Bruce LaBruce Takes On Gay Zombies

He’s baaack!

Contentious filmmaker Bruce LaBruce last came at us with The Raspberry Reich, which focused on gay “terrorists”. Now, LaBruce turns his iconic eye to a seemingly unrealistic, and quite timely, topic: zombies.

Otto; Or, Up With Dead People revolves around the titular, undead Otto (Jey Crisfar), who’s trying to find his place in a world where zombies have become common place. While humanity has learned to cope with invasive flesh-eaters, they’re none-too-happy to learn that the latest wave’s a bit lavender.

Endangered, confused and fighting his zombie urges, Otto falls in with a Medea, who’s making a flick about revolutionary gay zombies fighting back against roving anti-gay militias. The movie, which premiered earlier this year at Sundance, represents a huge step in LaBruce career, which started with Queercore fanzines and a little movie called No Skin Off My Ass.

Unlike some independent filmmakers, LaBruce’s career has only grown in recent years, which affords him higher budgets and more intricate aesthetics – designer Rick Owens did all the costuming for Otto, which artist Terence Koh co-produced. Despite his success, LaBruce stays true to his message: assimilation sucks. The director widens his directive in this offering, however, taking on a broader consumerism and corporation-saturated society.

Our editor spoke with LaBruce this weekend and the gents hit the obvious talking points – conformity, the devolution of gay activism – but also get deep into some other issues, like Internet-based bitchey, where LaBruce stands on bareback porn and how the Canadian government may soon start hampering films like Otto.

Andrew Belonsky: Did you know when you were a kid that your life would take an artistic direction? Is that something you always wanted to do: write and make movies? I know you started as a writer first.

Bruce LaBruce: Well, I don’t know. It’s sort of all tied up with me being gay. I knew I was gay always, so the artistic impulses were sort of part of that, I guess.

AB: When you say that you always knew you were gay – do you remember when you first knew what gay was? Obviously we’ve all had an alienation or difference that we can’t really pinpoint, but do you remember specifically when you knew what gay was?

Blab: Not really. The gay part was always being more girl identified. In first grade, I had a birthday party and I realized that it was all girls. In terms of having to deal with the actual gay identified thing, I guess you kind of start dealing with that in high school, but when I was in high school there was no possibility of being openly gay. It was this whole series and network of denial. Everyone knew the gay kids were gay, but they couldn’t say they were gay – the parents knew, the siblings knew and all the classmates knew, but there was this conspiracy where everyone doesn’t talk about it. In retrospect, it is pretty damaging, because it sets you up for all sorts of lies in your life.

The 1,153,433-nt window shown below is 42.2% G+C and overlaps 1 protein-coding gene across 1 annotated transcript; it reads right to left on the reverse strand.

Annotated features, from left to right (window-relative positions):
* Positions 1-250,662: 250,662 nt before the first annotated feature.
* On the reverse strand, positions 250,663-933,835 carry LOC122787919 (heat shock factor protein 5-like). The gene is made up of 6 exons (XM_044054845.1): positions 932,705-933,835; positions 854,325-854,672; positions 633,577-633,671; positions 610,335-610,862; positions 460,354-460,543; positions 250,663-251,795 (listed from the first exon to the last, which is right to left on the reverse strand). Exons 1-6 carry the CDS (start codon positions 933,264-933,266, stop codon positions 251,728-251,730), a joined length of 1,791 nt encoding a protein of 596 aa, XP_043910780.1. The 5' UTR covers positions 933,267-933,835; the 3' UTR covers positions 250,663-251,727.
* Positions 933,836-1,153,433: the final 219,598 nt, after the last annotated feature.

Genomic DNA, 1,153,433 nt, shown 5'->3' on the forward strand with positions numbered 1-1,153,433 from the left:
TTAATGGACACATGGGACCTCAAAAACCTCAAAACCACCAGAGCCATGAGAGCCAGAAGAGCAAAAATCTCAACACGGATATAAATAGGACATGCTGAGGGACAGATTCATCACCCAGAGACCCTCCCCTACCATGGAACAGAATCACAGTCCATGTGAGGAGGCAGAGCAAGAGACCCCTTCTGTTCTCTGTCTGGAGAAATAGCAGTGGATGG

AB: This has come up twice in recent interviews. One was with a politician named Jim Neal, who was once married to a woman, and he told me that some voters talk about how he was deceiving his wife and was a liar. Then I was talking to another politician, Jason Bartlett, and he just came out and we addressed the same thing: not being forthcoming. This man has been silently out for years, but he never told his constituents. In your opinion, is that sort of behavior a lie? If I’m a politician and I’m open with my friends and my family, but I don’t tell the people who are voting for me, is that a lie?

Blab: Well, it’s much more complicated when it’s a politician. Anyone else but a politician, I would say “no,” because – you know, I support the closet on a certain level. I think people should have their personal choice and I think it’s different for every individual. Even to be silently out, live your life and let everyone draw their own conclusions, I think is a perfectly legitimate way to go. It just gets too complicated when you’re a politician, because there are issues that come out that are specifically relevant to your sexuality. There’s the whole phenomenon of politicians overcompensating and becoming homophobic with their voting record because they’re hiding.

AB: I’m actually surprised to hear that you support the closet in some respects. Obviously people should have agency over whether or not they’re outed –

Blab: Yeah, I’m totally ambivalent about outing. I know for some people it comes down to a matter of not wanting to be forced into identity issues and they’re expected to, you know, become part of a community or to start identifying themselves as “gay” in terms of certain choices or the way they conduct their lives. I totally sympathize with people who don’t want to do that. I think sometimes it’s really difficult to do this ritual thing, entering the community and all that without starting to adhere to certain identity issues. Probably a good way of avoiding them is to not come out and be private about it. I totally respect that.